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Can eco-city plans bring Cypriot ghost town back to life?

From John Defterios and Eoghan Macguire CNN
July 9, 2014 -- Updated 1244 GMT (2044 HKT)
STORY HIGHLIGHTS
  • Varosha has been virtually uninhabited since Cyprus was partitioned in 1974
  • The town had 12,000 hotel rooms at its peak, all of which sit empty today
  • A new eco-city project aims to bring Varosha back to life

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(CNN) -- In 1974 the Mediterranean island of Cyprus was divided in two.

A coup backed by the Greek government was met with a Turkish military invasion, partitioning the country between the Turkish-Cypriot north and Greek-Cypriot south.

One of the most enduring symbols of the divide remains the resort of Varosha, an abandoned district of the ancient city of Famagusta that has come to act as a no-man's-land between north and south.

Controlled by the Turkish military, the area's glistening beaches and apartment blocks remain off-limits to non-military personnel.

At its peak, Varosha had 25,000 residents and 12,000 hotel rooms, attracting guests from across Europe and the Middle East.

Today, all lie empty and in a state of disrepair.

"It was one of the centers of tourism of the Mediterranean Sea," laments Oktay Kaylap, the Turkish Cypriot mayor of Famagusta.

"It used to be very palatial but now it's for neither Greek nor Turkish Cypriots."

A group of Famagusta residents and Varosha citizens in exile hope to change that.

New York based film-maker, Vasia Markides, whose Greek-Cypriot mother was forced to leave Varosha, has founded the Famagusta eco-city project -- a grass roots movement led by citizens from both communities.

The deserted apartment blocks of Varosha, Cyprus (LAURA BOUSHNAK/AFP GETTY IMAGES)

Their goal is to rebuild the city and transform the resort-town into a cultural, economic and environmental hub that can generate its own energy from renewable sources and grow its own food.

Although the idea is still in the embryonic stages, Markides has been encouraged by the early response from both Greek and Turkish Cypriots.

The city's Greek Cypriot mayor-in-exile, Alexis Galanos, and Turkish Cypriot mayor, Kaylap -- who recognize each other's positions -- have pledged to work together towards a future Famagusta metropolis and agreed to form a joint committee to that effect in December last year.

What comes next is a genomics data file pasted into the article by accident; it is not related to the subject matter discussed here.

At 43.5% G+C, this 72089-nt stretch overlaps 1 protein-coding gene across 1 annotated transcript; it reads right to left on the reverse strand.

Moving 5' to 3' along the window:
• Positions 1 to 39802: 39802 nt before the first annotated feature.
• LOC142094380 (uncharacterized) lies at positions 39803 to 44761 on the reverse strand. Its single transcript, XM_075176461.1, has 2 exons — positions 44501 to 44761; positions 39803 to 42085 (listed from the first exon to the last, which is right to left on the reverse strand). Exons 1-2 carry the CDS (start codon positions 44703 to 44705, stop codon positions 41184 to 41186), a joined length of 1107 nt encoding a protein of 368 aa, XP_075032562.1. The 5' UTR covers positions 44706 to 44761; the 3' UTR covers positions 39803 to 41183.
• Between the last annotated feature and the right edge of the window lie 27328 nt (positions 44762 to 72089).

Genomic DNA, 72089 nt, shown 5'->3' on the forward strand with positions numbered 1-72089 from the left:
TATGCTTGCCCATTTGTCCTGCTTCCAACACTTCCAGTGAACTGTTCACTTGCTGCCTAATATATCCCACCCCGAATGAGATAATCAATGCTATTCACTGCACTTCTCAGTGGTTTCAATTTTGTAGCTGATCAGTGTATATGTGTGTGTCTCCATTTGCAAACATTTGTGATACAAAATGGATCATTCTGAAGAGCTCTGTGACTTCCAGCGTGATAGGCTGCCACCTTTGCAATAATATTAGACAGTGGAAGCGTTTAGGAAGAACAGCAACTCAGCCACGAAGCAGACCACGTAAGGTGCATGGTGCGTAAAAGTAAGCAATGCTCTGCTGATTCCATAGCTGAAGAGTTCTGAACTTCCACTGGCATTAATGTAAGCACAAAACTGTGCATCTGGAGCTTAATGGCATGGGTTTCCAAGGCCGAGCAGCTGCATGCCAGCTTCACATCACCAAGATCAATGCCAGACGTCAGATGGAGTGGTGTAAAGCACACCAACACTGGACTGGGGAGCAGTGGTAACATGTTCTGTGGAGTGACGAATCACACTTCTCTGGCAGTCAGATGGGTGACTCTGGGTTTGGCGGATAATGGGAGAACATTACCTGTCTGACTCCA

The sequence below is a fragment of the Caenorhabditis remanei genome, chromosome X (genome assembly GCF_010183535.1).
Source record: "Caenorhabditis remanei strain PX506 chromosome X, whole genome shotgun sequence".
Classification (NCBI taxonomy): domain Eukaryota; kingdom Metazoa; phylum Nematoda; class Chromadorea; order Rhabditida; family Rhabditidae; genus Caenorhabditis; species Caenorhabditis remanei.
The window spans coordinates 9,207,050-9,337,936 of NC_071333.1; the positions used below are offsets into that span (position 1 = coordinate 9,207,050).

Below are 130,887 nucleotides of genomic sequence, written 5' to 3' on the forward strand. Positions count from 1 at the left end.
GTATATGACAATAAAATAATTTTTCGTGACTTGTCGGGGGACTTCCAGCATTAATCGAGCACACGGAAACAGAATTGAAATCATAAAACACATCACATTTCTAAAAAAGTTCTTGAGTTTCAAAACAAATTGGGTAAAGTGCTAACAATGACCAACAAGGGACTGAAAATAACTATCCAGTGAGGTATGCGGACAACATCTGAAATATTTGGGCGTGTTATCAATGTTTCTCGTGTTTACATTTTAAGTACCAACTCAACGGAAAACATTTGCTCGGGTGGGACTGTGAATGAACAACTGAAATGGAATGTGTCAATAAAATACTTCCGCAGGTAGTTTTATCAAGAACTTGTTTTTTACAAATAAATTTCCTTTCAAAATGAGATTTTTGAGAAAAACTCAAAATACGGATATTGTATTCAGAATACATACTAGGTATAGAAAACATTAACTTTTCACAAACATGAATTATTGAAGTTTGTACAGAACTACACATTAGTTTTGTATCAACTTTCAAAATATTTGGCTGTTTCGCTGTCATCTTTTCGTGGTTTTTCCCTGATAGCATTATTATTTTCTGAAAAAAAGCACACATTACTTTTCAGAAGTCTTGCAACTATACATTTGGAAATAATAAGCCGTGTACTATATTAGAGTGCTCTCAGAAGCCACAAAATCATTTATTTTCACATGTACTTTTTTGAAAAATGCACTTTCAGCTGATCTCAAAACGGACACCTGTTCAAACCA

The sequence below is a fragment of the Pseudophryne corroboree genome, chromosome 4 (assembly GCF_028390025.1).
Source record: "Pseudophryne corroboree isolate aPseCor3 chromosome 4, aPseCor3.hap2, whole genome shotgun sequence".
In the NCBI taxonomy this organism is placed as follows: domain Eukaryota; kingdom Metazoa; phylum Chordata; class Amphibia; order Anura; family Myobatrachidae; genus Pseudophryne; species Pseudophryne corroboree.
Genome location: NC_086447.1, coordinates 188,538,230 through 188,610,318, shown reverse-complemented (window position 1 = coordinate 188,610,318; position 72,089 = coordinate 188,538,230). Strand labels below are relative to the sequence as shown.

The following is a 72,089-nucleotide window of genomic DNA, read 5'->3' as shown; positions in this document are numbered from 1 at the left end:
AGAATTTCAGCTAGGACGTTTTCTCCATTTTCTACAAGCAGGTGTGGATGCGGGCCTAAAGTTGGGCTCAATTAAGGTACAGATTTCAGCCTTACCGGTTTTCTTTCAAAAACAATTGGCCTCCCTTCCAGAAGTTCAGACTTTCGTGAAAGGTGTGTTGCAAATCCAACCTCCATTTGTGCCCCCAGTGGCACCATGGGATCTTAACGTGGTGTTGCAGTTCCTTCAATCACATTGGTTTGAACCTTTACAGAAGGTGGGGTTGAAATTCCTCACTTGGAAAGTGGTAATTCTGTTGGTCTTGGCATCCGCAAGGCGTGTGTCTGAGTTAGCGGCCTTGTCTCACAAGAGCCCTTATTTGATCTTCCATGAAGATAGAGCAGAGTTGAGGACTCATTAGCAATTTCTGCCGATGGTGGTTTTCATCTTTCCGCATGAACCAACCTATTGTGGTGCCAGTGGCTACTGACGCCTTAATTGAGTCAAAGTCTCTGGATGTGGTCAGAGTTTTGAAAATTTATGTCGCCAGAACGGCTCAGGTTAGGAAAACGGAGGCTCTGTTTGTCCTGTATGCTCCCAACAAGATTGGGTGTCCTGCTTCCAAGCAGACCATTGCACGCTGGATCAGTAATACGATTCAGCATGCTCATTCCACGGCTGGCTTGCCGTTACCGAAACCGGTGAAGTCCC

Galanos told CNN that the project was "one of many good ideas of mutual economic development."

Yet he warned that "under the circumstances the rebuilding of Famagusta can proceed on more simple lines and must try to avoid anything that at the beginning at least appears utopian."

Markides ventures that the regeneration plans could help get the local economy moving again after the difficulties of recent years.

"Because of the economic crisis people were found in a very desperate, difficult situation and now I think more than ever they are willing to compromise and let go of the past in order to build the future together," Markides said.

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"The eco-city would actually be a really good economic boost for the island because it will bring in a new kind of tourism, high value tourism (and) eco-tourism which didn't exist 40 years ago," she added.

So far, a number of willing technical experts have been recruited to the Varosha revival cause.

Professor Jan Wampler is a recognized specialist in sustainable architecture. He and graduate students from the University of South Florida have completed design "phase one" for the eco-city.

"I am very optimistic," Wampler said. "Something has to be done. In this world you can't have so called ghost cities sitting there for 40 years just completely vacant."

"In this case we have a golden opportunity. In fact I consider it to be the perfect prototype for what the world might follow in the future," Wampler added.

Energy expert George Lordos, echoed this enthusiasm.

"Famagusta will be the first thing that happens on the ground if there is a comprehensive settlement (between Greek-Cypriot and Turkish-Cypriot communities)," Lordos said.

"The principles of peace, sustainability and permaculture, these are the main principles of the eco-city project," he added.

For now, Varosha remains sectioned-off from the outside world by armed guards and miles of wire fences.

But Lordos is confident a solution to the decade's long stand-off can be found -- an opinion shared by Cypriot president, Nicos Anastasiades, who said Cyprus' new deep-sea energy resources could help unite the island when talking to CNN last month.

"If and when that happens we need to be able to take advantage of redeveloping Varosha as a sustainable destination for tourism," Lordos said.

Famagusta and former residents of Varosha stand ready to act.

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